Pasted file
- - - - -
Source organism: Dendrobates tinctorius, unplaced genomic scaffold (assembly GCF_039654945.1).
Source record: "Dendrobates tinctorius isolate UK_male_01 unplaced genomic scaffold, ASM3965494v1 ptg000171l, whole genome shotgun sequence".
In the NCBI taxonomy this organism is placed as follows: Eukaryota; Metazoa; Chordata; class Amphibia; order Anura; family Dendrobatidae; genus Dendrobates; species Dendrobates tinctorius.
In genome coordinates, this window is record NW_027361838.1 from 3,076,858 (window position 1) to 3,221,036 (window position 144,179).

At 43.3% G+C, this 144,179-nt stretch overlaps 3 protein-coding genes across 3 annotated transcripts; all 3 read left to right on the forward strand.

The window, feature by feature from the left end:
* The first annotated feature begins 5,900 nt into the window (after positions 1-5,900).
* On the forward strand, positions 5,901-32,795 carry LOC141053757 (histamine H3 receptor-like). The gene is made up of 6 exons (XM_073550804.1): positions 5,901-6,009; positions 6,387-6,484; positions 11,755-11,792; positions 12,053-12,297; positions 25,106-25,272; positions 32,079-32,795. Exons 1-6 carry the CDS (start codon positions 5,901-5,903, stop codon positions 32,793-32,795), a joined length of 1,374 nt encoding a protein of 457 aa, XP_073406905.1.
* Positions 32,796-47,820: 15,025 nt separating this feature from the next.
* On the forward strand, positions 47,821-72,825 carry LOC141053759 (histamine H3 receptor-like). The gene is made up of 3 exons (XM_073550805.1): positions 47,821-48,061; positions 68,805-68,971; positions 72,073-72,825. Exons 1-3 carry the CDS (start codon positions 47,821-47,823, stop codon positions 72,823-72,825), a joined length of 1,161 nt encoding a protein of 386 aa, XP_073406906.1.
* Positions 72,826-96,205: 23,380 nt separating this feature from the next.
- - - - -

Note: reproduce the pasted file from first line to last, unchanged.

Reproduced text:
Source organism: Dendrobates tinctorius, unplaced genomic scaffold (assembly GCF_039654945.1).
Source record: "Dendrobates tinctorius isolate UK_male_01 unplaced genomic scaffold, ASM3965494v1 ptg000171l, whole genome shotgun sequence".
In the NCBI taxonomy this organism is placed as follows: Eukaryota; Metazoa; Chordata; class Amphibia; order Anura; family Dendrobatidae; genus Dendrobates; species Dendrobates tinctorius.
In genome coordinates, this window is record NW_027361838.1 from 3,076,858 (window position 1) to 3,221,036 (window position 144,179).

At 43.3% G+C, this 144,179-nt stretch overlaps 3 protein-coding genes across 3 annotated transcripts; all 3 read left to right on the forward strand.

The window, feature by feature from the left end:
* The first annotated feature begins 5,900 nt into the window (after positions 1-5,900).
* On the forward strand, positions 5,901-32,795 carry LOC141053757 (histamine H3 receptor-like). The gene is made up of 6 exons (XM_073550804.1): positions 5,901-6,009; positions 6,387-6,484; positions 11,755-11,792; positions 12,053-12,297; positions 25,106-25,272; positions 32,079-32,795. Exons 1-6 carry the CDS (start codon positions 5,901-5,903, stop codon positions 32,793-32,795), a joined length of 1,374 nt encoding a protein of 457 aa, XP_073406905.1.
* Positions 32,796-47,820: 15,025 nt separating this feature from the next.
* On the forward strand, positions 47,821-72,825 carry LOC141053759 (histamine H3 receptor-like). The gene is made up of 3 exons (XM_073550805.1): positions 47,821-48,061; positions 68,805-68,971; positions 72,073-72,825. Exons 1-3 carry the CDS (start codon positions 47,821-47,823, stop codon positions 72,823-72,825), a joined length of 1,161 nt encoding a protein of 386 aa, XP_073406906.1.
* Positions 72,826-96,205: 23,380 nt separating this feature from the next.